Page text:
I’m sat on the floor in the dark, in a room about the size of a football pitch. Hanging from the ceiling, 16 marquee lights of varying shapes and sizes twitch and flick on and off accompanied only by the minimalist soundscape of their own noises. This is Marquee, an installation piece in Philippe Parreno’s recently-opened exhibition in Paris’ vast Palais de Tokyo.
I itch to do something, anything to break the glass in front of this emergency window. I want to start clapping, or singing, or declaiming lines of Shakespeare – I feel a kind of violence wrap itself around my shoulders. Why are we all just sitting here looking? I need to do something, and yet the knowledge that such acts of engagement are uncalled for means that eventually I gather my things and wander off to the next room.
Variations of the word ‘engage’ appear frequently in writing on installation art – it’s a genre eager to be perceived as a two-way conversation between art and art-goer. Equally, there seems to be an underlying assumption that it is inherently more engaging, even more challenging, than the traditional gallery experience.
And yet, so little significant interaction with installation art exists in the contemporary art world. The ‘do not touch’ signs may be stowed away, but there’s something about the form that often engenders a surprisingly passive experience. Installation art can leave little room for the viewer to develop their own response, because the script has already been written. Some become almost more oppressive experiences than the simpler act of considering a painting on a wall.
Though nice to look at, Parreno’s marquee-light installation left little space for the viewer to genuinely engage. Other recent works further illustrate the problems. In Tino Seghal’s These Associations, for example, groups of volunteers sang, walked, and talked – seemingly at random, sometimes in unison – in the vast space of Tate Modern’s Turbine Hall. Visitors appeared delighted. And yet, despite the huge space, there wasn’t room for genuine interaction. Though performers spoke to you, one couldn’t shake the sense that talking back was an utterly unwelcome act of ‘engagement’.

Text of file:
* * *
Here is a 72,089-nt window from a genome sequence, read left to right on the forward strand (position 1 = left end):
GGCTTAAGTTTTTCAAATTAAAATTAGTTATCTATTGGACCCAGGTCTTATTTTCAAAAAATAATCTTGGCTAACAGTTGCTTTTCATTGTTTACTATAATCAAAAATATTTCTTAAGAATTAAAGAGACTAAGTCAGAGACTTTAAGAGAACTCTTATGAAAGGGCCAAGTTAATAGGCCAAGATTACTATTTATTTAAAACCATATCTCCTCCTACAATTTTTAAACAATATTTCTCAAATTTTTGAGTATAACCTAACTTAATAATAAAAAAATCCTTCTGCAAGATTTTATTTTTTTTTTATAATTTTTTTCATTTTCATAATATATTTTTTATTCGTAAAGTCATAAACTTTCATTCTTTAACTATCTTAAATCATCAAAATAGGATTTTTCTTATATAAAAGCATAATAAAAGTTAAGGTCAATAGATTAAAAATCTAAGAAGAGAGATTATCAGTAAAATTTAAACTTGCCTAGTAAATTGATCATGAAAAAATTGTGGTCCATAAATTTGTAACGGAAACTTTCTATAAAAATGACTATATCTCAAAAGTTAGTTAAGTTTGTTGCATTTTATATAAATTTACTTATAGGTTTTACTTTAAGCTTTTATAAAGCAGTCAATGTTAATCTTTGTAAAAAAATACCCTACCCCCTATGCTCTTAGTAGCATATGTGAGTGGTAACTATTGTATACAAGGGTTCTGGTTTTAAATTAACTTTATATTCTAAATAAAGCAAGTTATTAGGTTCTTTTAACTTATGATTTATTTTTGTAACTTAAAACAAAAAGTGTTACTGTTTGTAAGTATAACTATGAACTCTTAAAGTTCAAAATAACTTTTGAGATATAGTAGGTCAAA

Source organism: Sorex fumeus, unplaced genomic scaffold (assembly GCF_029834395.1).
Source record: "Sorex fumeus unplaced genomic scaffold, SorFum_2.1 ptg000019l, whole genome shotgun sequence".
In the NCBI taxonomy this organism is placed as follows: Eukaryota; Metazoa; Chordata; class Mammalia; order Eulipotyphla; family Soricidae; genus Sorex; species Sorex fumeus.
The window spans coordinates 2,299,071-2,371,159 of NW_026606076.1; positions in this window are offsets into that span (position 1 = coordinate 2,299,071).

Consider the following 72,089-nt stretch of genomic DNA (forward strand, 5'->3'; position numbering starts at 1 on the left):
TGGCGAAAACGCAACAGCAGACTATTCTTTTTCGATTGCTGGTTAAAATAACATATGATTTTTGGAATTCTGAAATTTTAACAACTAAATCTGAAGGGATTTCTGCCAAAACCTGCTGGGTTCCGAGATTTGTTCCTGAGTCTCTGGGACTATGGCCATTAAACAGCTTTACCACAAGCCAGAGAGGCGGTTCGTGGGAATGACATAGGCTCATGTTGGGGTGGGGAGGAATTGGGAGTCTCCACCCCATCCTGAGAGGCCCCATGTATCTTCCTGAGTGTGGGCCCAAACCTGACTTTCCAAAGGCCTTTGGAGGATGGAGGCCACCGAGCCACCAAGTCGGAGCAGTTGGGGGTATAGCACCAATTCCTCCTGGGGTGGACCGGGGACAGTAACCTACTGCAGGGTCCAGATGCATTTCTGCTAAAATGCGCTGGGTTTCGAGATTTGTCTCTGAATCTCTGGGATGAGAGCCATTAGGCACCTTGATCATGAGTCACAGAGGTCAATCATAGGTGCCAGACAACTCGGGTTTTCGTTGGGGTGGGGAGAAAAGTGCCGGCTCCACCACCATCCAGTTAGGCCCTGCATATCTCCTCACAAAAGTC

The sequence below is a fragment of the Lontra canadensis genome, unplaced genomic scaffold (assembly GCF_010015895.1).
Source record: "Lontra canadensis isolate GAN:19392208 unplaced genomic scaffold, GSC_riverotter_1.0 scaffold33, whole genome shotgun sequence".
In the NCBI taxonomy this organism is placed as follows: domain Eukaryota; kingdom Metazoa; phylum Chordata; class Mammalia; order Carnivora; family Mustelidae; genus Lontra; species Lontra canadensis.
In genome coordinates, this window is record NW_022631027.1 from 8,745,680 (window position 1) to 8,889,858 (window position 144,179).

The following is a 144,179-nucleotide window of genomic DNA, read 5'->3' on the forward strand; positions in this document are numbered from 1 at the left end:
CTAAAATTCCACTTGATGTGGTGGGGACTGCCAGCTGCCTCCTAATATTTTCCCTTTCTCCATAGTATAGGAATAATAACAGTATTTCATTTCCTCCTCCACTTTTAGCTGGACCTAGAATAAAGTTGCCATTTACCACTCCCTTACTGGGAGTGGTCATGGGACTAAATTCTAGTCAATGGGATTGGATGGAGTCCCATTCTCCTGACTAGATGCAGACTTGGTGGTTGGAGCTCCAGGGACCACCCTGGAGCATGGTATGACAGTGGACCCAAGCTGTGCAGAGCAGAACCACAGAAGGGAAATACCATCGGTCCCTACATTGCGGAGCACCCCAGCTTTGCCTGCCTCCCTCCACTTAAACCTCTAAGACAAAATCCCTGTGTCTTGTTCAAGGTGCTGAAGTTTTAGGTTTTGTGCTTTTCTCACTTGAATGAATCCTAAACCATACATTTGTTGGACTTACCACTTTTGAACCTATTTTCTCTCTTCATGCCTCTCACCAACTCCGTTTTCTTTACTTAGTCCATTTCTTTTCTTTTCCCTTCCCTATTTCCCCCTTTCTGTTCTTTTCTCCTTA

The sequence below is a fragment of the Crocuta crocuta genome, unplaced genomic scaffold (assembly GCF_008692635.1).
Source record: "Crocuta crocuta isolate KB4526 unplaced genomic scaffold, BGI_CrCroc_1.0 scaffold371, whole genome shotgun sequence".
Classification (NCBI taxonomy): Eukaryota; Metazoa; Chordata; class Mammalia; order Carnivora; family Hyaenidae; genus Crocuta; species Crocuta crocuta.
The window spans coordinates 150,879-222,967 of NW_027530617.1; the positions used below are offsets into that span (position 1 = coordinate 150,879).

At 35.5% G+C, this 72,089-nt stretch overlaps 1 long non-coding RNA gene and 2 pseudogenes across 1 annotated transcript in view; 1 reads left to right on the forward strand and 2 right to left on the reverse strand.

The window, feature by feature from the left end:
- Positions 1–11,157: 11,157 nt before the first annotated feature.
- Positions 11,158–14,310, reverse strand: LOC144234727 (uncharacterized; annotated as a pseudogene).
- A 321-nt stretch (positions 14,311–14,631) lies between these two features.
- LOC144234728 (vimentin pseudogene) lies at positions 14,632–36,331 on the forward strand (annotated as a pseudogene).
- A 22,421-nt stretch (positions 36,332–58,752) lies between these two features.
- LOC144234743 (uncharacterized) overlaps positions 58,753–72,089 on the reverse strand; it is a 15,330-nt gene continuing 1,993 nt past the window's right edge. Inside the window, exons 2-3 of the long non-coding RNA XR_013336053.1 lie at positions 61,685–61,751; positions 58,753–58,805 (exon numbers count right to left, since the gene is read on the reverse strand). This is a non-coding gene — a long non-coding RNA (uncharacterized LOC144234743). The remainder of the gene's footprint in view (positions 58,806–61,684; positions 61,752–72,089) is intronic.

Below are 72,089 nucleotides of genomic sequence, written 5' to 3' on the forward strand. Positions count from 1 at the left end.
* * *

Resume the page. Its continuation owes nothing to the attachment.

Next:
Likewise, Theaster Gates’ Soul Manufacturing Corporation, which appeared in the Whitechapel Gallery’s recent ‘The Spirit of Utopia’ exhibition, had its problems. A ceramics workshop had been set up on the ground floor of the gallery as a space to teach people how to make pots and bricks and other useful things. But the training wasn’t available to just anyone. It was only for artist volunteers who had been selected in advance. Exhibition visitors could ask questions, which were politely and helpfully answered, but again, the lines of division were clearly drawn. Visitors, the installation said, this is not for you.
But perhaps the most interesting thing, returning to the stage/script metaphor, is that even when true license is provided, visitors seem not to know how to act. Take the Elmgreen & Dragset installation, ‘Tomorrow’, at the Victoria and Albert Museum. More interesting than the installation itself is the fact that the books can be taken off shelves and read and sofas can be lounged upon. And yet, at least when I was there, visitors tiptoed around – barely breathing, let alone touching, as if every object were a priceless antiquity.
We’ve been so well trained to think that we aren’t allowed to touch anything in a museum context, that intelligent adults with well-developed critical faculties turn into simpering idiots who won’t do anything without first asking permission, even when it’s already been granted.